June 22, 2016 | by Vuk Stan

How Florida Based Scammers Hit Ad Giants

Back in 2014, a Florida company were outed for using a series of fraudulent websites to dupe some of the world's largest brands out of mega bucks. The click fraud scammers targeted Orea, GlaxoSmithKline, Burger King, and Sprint, among others before simply disappearing.


While many online scammers favor highly sophisticated tactics, the Florida hacker ring's plans differed. Forming a seemingly legitimate company called Client Connections Media, they put together an inventory of 300 different sites and sold their advertising space to the huge companies previously mentioned.

The sites performed exceptionally for the advertisers, seemingly attracting many thousands of visits. It later transpired that these clicks were generated by a series of advanced bots acting as genuine site visitors.


A Robotic Threat

During their time at large, CCM managed to charm several high profile clients into making deals with them. Jason Rubenstein of Barons Media even met one of the scammers face-to-face, a Chris Bradley. Rubenstein commented on his knowledge of the industry, his intelligence, and the strong relationship their companies appeared to have together.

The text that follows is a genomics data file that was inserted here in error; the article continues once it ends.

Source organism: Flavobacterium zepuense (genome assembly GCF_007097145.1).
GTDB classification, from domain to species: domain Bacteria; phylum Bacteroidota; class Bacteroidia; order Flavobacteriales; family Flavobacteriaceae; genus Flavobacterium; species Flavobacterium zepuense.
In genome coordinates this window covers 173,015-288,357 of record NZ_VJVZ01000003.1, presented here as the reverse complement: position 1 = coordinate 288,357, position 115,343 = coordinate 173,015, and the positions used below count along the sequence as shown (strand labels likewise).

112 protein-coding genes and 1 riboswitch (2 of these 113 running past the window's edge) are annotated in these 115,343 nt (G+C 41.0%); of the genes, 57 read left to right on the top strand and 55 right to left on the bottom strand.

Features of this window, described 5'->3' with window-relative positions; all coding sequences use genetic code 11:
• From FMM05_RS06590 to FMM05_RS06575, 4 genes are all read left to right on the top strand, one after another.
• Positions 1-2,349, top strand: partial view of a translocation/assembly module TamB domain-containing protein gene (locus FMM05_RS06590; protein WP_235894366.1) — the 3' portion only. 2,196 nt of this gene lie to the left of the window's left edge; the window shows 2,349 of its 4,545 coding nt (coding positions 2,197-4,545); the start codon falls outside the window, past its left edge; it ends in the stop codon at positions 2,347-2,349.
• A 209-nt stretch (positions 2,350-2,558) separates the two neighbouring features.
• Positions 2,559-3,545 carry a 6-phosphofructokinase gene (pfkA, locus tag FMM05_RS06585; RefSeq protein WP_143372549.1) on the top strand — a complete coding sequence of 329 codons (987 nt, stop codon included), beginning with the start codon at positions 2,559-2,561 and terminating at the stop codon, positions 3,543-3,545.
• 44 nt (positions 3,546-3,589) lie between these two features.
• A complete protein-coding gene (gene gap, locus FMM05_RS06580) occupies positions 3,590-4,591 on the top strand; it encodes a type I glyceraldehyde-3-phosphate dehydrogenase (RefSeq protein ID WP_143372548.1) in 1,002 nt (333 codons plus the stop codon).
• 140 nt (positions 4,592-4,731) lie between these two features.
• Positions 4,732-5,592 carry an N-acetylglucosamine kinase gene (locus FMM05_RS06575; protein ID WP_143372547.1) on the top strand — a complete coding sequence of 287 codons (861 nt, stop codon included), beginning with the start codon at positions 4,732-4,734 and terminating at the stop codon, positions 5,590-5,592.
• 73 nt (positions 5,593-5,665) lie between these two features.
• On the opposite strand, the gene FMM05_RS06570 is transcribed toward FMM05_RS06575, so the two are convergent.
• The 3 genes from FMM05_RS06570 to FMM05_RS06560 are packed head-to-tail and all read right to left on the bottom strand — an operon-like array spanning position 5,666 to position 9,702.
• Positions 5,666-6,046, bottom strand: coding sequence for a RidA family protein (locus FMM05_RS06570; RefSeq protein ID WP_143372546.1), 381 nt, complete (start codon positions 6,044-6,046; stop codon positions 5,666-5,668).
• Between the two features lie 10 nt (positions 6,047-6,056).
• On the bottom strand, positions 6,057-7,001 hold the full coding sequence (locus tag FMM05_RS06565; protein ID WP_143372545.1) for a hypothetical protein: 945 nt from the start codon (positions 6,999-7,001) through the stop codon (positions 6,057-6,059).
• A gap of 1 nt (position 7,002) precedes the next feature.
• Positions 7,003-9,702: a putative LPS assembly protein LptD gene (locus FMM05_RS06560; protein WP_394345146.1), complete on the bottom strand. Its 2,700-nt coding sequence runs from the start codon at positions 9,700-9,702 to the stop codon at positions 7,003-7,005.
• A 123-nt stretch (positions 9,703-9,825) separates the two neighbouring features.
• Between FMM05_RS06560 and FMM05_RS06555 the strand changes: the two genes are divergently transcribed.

As part of the deal CCM and Barons brokered the publishing platform had to pass a series of tests performed by third-party software providers, aimed at discovering click fraud scammers. Surprisingly, for such a simple premise, the publisher's data passed all the required examinations.


In the end, the scam was shut down in March, 2014, owing to the detective work of online security firm Telemetry. They noticed that the majority of CCM's clicks came from just five high-end business ISPs. This immediately aroused suspicion because the companies used largely catered for non consumer customers, meaning the likelihood that the visits were human were slim.


Vanished Without a Trace

Immediately following the publishing of the Telemetry report, the CCM websites went offline, including its own company site. Chris Bradley also seemingly went into hiding too, with his phone going dead, his email auto replying “undelivered” messages, and the deactivation of his LinkedIn profile.